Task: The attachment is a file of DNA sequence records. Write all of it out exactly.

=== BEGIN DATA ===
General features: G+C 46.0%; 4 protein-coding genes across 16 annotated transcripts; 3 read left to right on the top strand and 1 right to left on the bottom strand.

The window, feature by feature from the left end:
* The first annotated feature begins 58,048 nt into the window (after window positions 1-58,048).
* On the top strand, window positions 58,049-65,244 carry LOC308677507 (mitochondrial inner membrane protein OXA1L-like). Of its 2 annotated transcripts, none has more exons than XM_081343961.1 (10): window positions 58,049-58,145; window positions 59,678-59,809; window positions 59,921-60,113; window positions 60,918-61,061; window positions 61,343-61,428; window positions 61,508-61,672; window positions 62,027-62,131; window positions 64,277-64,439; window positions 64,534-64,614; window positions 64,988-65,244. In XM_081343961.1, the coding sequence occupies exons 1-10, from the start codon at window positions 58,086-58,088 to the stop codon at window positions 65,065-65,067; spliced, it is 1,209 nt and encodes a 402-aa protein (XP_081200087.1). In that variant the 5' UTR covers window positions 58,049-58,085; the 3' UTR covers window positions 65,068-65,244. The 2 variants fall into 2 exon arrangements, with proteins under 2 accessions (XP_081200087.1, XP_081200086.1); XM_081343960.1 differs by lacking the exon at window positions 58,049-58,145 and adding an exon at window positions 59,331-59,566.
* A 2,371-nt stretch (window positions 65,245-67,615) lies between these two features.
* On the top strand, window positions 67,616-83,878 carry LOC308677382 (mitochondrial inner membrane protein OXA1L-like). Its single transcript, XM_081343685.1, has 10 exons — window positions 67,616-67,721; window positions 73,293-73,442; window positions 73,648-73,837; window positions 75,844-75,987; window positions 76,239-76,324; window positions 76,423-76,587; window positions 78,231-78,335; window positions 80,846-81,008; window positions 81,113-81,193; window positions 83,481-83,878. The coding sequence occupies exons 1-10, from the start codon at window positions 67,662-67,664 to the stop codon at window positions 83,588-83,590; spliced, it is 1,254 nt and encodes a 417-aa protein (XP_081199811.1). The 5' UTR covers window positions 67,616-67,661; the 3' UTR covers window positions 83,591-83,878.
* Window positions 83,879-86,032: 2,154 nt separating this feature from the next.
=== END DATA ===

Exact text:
General features: G+C 46.0%; 4 protein-coding genes across 16 annotated transcripts; 3 read left to right on the top strand and 1 right to left on the bottom strand.

The window, feature by feature from the left end:
* The first annotated feature begins 58,048 nt into the window (after window positions 1-58,048).
* On the top strand, window positions 58,049-65,244 carry LOC308677507 (mitochondrial inner membrane protein OXA1L-like). Of its 2 annotated transcripts, none has more exons than XM_081343961.1 (10): window positions 58,049-58,145; window positions 59,678-59,809; window positions 59,921-60,113; window positions 60,918-61,061; window positions 61,343-61,428; window positions 61,508-61,672; window positions 62,027-62,131; window positions 64,277-64,439; window positions 64,534-64,614; window positions 64,988-65,244. In XM_081343961.1, the coding sequence occupies exons 1-10, from the start codon at window positions 58,086-58,088 to the stop codon at window positions 65,065-65,067; spliced, it is 1,209 nt and encodes a 402-aa protein (XP_081200087.1). In that variant the 5' UTR covers window positions 58,049-58,085; the 3' UTR covers window positions 65,068-65,244. The 2 variants fall into 2 exon arrangements, with proteins under 2 accessions (XP_081200087.1, XP_081200086.1); XM_081343960.1 differs by lacking the exon at window positions 58,049-58,145 and adding an exon at window positions 59,331-59,566.
* A 2,371-nt stretch (window positions 65,245-67,615) lies between these two features.
* On the top strand, window positions 67,616-83,878 carry LOC308677382 (mitochondrial inner membrane protein OXA1L-like). Its single transcript, XM_081343685.1, has 10 exons — window positions 67,616-67,721; window positions 73,293-73,442; window positions 73,648-73,837; window positions 75,844-75,987; window positions 76,239-76,324; window positions 76,423-76,587; window positions 78,231-78,335; window positions 80,846-81,008; window positions 81,113-81,193; window positions 83,481-83,878. The coding sequence occupies exons 1-10, from the start codon at window positions 67,662-67,664 to the stop codon at window positions 83,588-83,590; spliced, it is 1,254 nt and encodes a 417-aa protein (XP_081199811.1). The 5' UTR covers window positions 67,616-67,661; the 3' UTR covers window positions 83,591-83,878.
* Window positions 83,879-86,032: 2,154 nt separating this feature from the next.